October 8, 2009 / 1:36 PM / 8 years ago

HIGHLIGHTS - Cameron's speech to party

MANCHESTER, England (Reuters) - Opposition leader David Cameron, tipped to become prime minister in an election due by June 2010, addressed his Conservative Party’s annual conference on Thursday.

<p>Conservative Party leader, David Cameron, waves as he stands among delegates, with his wife Samantha, after delivering his keynote address at the party conference in Manchester, October 8, 2009. REUTERS/Andrew Winning</p>

Following are key excerpts from his speech:


“I have no illusions. If we win this election, it is going to be tough. There will have to be cutbacks in public spending, and that will be painful. We will need to confront Britain’s culture of irresponsibility and that will be hard to take for many people.”


“Our method should be clear ... send more soldiers to train more Afghans to deliver the security we need. Then we can bring our troops home.”


“If we win the election, we will have to confront Labour’s debt crisis, deal with it, and take the country with us. I want everyone to understand the gravity of our situation.”

“If we spend more than we earn, we have to get the money from somewhere. Right now, the government is simply printing it. Sometime soon that will have to stop, because in the end, printing money leads to inflation. Then the government will have to borrow it.”

“But we’ll only be given the money if lenders are confident we can pay it back. If they’re not, we’ll have to pay higher interest rates and that could stop our economic recovery in its tracks.”

“We must pay down this deficit. The longer we leave it, the worse it will be for all of us.”

“The longer we wait for a credible plan, the bigger the bill for our children to pay. The longer we wait, the greater the risk to the recovery. The longer we wait, the higher the chance we return to recession.”


”Dealing with this debt crisis is not just about cuts in the short term. We must also live within our means over the long term. Everyone knows we have an ageing population.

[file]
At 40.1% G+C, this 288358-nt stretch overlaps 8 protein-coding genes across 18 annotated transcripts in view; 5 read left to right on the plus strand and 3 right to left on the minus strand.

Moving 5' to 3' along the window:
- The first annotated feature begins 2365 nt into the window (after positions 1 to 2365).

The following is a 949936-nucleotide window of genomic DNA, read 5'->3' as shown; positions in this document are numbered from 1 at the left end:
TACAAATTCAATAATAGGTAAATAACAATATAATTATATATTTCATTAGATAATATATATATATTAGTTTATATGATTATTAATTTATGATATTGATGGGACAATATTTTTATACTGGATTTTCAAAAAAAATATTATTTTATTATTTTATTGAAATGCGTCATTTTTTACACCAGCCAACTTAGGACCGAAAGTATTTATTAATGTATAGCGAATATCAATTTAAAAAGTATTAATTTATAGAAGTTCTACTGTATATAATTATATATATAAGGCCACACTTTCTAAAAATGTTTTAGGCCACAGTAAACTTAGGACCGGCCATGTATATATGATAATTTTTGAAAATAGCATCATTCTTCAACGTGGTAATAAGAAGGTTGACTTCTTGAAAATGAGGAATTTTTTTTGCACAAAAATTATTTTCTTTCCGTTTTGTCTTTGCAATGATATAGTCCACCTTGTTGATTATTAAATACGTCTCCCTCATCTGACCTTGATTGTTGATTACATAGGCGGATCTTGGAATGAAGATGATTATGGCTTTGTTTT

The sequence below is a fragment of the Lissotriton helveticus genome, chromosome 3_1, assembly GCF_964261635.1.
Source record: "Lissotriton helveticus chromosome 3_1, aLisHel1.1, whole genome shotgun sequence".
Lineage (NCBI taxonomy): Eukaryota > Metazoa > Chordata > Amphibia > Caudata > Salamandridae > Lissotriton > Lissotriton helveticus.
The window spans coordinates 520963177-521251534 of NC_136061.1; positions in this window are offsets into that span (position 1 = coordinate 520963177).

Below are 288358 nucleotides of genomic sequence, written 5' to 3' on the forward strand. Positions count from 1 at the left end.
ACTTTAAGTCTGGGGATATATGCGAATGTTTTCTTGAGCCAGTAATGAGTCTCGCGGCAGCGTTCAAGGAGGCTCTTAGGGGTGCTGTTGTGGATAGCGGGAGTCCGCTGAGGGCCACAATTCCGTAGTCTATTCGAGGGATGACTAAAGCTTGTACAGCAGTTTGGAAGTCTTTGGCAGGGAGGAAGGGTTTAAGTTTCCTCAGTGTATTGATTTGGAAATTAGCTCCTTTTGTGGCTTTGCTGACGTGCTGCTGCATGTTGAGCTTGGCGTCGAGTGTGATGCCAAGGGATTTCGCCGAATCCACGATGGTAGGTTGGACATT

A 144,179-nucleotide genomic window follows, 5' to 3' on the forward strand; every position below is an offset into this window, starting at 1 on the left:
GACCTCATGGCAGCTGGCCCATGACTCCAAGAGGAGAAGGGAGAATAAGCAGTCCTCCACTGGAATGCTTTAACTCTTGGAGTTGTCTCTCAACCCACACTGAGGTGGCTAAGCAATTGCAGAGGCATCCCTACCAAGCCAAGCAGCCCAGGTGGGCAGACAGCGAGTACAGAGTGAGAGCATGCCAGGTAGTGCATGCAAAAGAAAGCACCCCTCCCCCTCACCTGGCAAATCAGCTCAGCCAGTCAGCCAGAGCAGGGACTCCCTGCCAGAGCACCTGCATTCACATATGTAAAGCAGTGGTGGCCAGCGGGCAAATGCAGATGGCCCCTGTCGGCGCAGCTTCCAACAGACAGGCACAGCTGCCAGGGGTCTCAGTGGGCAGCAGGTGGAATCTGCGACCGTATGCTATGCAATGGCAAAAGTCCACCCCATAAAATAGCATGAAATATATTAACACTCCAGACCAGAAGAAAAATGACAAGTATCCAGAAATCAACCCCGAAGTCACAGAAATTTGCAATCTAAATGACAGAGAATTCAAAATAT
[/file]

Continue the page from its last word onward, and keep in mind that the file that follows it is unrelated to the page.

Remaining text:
“Our pension system was designed in a time when many people didn’t live till 70. It is out-of-date and it has to change. That’s why this week we made the difficult decision to bring forward the raising of the pension age.”


“Cutting back on big government is not just about spending less. Getting our debt down means getting our economic growth up.”

“Let’s be clear where growth will come from. Not big government, with its Regional Development Agencies and National Investment Corporations, but entrepreneurs. New businesses, new industries, new technologies.”

“Complicated taxes, excessive regulations ... make life impossible for entrepreneurs.”


“It was you, Gordon Brown, who designed the system of financial regulation that helped cause the financial crisis. You want to keep it the same. We say it needs to change.”

“That’s why we will give back to the Bank of England its power to regulate the City powers that should never have been taken away.”


“If there is one political institution that needs decentralisation, transparency, and accountability, it is the EU.”

“Here is a progressive reform plan for Europe. Let’s work together on the things where the EU can really help, like combating climate change, fighting global poverty and spreading free and fair trade.”

“But let’s return to democratic and accountable politics the powers the EU shouldn’t have.”

“And if we win the election, we will have as the strongest voice for our country’s interests, the man who is leading our campaign for a referendum, the man who will be our new British Foreign Secretary: William Hague.”


“We have to break this cycle of welfare dependency.”

“We’re going to make it clear: If you really cannot work, we’ll look after you. But if you can work, you should work and not live off the hard work of others.”


“We will never change the idea at the heart of our NHS, that healthcare in this country is free at the point of use and available to everyone based on need, not ability to pay.”

“But that doesn’t mean the NHS shouldn’t change. It has to change because for many people, the service isn’t good enough.”

“With their endless targets and reorganisations, Labour have tried to run the NHS like a machine.”

“This lever-pulling from above - it has got to stop ... We’re going to give the NHS back to people. We’ll say to the doctors: those targets you hate, they’re gone.”

“But in return, we’ll do more for patients. Choice about where you get treated. Information about how good different doctors are, how good different hospitals are.”


“A Conservative government ... will reform the police, reform the courts, reform prisons.”


“It is time to shake things up. We need to redistribute power and responsibility. It’s your community and you should have control over it ... so we need decentralisation. It’s your money and you should know what is being done with it ... so we need transparency. It’s your life that’s affected by political decisions and the people who make those decisions should answer to you, so we need accountability.”

Reporting by Matt Falloon and Adrian Croft

Our Standards:The Thomson Reuters Trust Principles.
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